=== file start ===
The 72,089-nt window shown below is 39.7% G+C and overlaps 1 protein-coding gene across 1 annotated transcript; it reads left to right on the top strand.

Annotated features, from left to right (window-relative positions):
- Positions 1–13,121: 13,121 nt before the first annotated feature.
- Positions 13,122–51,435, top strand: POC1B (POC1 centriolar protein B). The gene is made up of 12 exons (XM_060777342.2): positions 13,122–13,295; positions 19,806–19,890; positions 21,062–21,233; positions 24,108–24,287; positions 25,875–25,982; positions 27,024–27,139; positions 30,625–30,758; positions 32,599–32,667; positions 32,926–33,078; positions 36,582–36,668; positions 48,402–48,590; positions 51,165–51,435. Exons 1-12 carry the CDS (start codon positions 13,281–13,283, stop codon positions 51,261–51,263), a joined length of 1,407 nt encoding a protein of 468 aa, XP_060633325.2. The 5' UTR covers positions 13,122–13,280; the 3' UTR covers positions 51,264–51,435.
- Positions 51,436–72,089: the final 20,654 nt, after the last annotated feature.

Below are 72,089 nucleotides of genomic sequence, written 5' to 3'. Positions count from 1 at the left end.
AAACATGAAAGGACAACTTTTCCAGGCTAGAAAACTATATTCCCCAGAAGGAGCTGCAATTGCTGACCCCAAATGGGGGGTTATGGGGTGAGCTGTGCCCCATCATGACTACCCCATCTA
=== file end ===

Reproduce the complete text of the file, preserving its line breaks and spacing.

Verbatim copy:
The 72,089-nt window shown below is 39.7% G+C and overlaps 1 protein-coding gene across 1 annotated transcript; it reads left to right on the top strand.

Annotated features, from left to right (window-relative positions):
- Positions 1–13,121: 13,121 nt before the first annotated feature.
- Positions 13,122–51,435, top strand: POC1B (POC1 centriolar protein B). The gene is made up of 12 exons (XM_060777342.2): positions 13,122–13,295; positions 19,806–19,890; positions 21,062–21,233; positions 24,108–24,287; positions 25,875–25,982; positions 27,024–27,139; positions 30,625–30,758; positions 32,599–32,667; positions 32,926–33,078; positions 36,582–36,668; positions 48,402–48,590; positions 51,165–51,435. Exons 1-12 carry the CDS (start codon positions 13,281–13,283, stop codon positions 51,261–51,263), a joined length of 1,407 nt encoding a protein of 468 aa, XP_060633325.2. The 5' UTR covers positions 13,122–13,280; the 3' UTR covers positions 51,264–51,435.
- Positions 51,436–72,089: the final 20,654 nt, after the last annotated feature.

Below are 72,089 nucleotides of genomic sequence, written 5' to 3'. Positions count from 1 at the left end.
AAACATGAAAGGACAACTTTTCCAGGCTAGAAAACTATATTCCCCAGAAGGAGCTGCAATTGCTGACCCCAAATGGGGGGTTATGGGGTGAGCTGTGCCCCATCATGACTACCCCATCTA